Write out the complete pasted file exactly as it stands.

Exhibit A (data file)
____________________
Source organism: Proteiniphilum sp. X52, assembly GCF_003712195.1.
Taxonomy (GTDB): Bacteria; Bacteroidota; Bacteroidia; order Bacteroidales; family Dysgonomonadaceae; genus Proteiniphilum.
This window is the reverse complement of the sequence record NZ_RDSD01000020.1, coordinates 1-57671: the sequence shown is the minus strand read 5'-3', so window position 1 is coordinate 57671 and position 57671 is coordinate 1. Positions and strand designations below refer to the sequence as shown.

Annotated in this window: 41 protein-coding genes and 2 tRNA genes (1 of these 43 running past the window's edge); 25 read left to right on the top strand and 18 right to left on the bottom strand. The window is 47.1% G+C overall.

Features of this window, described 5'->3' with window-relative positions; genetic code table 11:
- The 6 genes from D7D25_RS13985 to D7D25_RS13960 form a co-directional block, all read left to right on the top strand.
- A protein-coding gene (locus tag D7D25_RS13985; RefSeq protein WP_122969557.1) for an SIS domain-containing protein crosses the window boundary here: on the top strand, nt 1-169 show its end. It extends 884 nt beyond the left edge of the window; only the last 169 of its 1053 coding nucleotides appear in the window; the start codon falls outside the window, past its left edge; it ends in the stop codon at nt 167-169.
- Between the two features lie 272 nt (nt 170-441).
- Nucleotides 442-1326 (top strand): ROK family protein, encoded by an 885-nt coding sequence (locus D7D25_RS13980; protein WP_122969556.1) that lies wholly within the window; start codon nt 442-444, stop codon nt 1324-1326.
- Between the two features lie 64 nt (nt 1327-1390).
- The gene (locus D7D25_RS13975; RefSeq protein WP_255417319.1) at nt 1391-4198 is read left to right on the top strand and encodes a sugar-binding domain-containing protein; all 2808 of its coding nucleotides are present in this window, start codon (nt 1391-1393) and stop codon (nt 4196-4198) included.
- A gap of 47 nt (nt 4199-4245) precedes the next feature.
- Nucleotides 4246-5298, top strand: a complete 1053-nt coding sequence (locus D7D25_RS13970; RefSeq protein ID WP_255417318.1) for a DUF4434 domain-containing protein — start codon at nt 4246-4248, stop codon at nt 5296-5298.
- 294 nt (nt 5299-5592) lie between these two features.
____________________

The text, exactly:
Source organism: Proteiniphilum sp. X52, assembly GCF_003712195.1.
Taxonomy (GTDB): Bacteria; Bacteroidota; Bacteroidia; order Bacteroidales; family Dysgonomonadaceae; genus Proteiniphilum.
This window is the reverse complement of the sequence record NZ_RDSD01000020.1, coordinates 1-57671: the sequence shown is the minus strand read 5'-3', so window position 1 is coordinate 57671 and position 57671 is coordinate 1. Positions and strand designations below refer to the sequence as shown.

Annotated in this window: 41 protein-coding genes and 2 tRNA genes (1 of these 43 running past the window's edge); 25 read left to right on the top strand and 18 right to left on the bottom strand. The window is 47.1% G+C overall.

Features of this window, described 5'->3' with window-relative positions; genetic code table 11:
- The 6 genes from D7D25_RS13985 to D7D25_RS13960 form a co-directional block, all read left to right on the top strand.
- A protein-coding gene (locus tag D7D25_RS13985; RefSeq protein WP_122969557.1) for an SIS domain-containing protein crosses the window boundary here: on the top strand, nt 1-169 show its end. It extends 884 nt beyond the left edge of the window; only the last 169 of its 1053 coding nucleotides appear in the window; the start codon falls outside the window, past its left edge; it ends in the stop codon at nt 167-169.
- Between the two features lie 272 nt (nt 170-441).
- Nucleotides 442-1326 (top strand): ROK family protein, encoded by an 885-nt coding sequence (locus D7D25_RS13980; protein WP_122969556.1) that lies wholly within the window; start codon nt 442-444, stop codon nt 1324-1326.
- Between the two features lie 64 nt (nt 1327-1390).
- The gene (locus D7D25_RS13975; RefSeq protein WP_255417319.1) at nt 1391-4198 is read left to right on the top strand and encodes a sugar-binding domain-containing protein; all 2808 of its coding nucleotides are present in this window, start codon (nt 1391-1393) and stop codon (nt 4196-4198) included.
- A gap of 47 nt (nt 4199-4245) precedes the next feature.
- Nucleotides 4246-5298, top strand: a complete 1053-nt coding sequence (locus D7D25_RS13970; RefSeq protein ID WP_255417318.1) for a DUF4434 domain-containing protein — start codon at nt 4246-4248, stop codon at nt 5296-5298.
- 294 nt (nt 5299-5592) lie between these two features.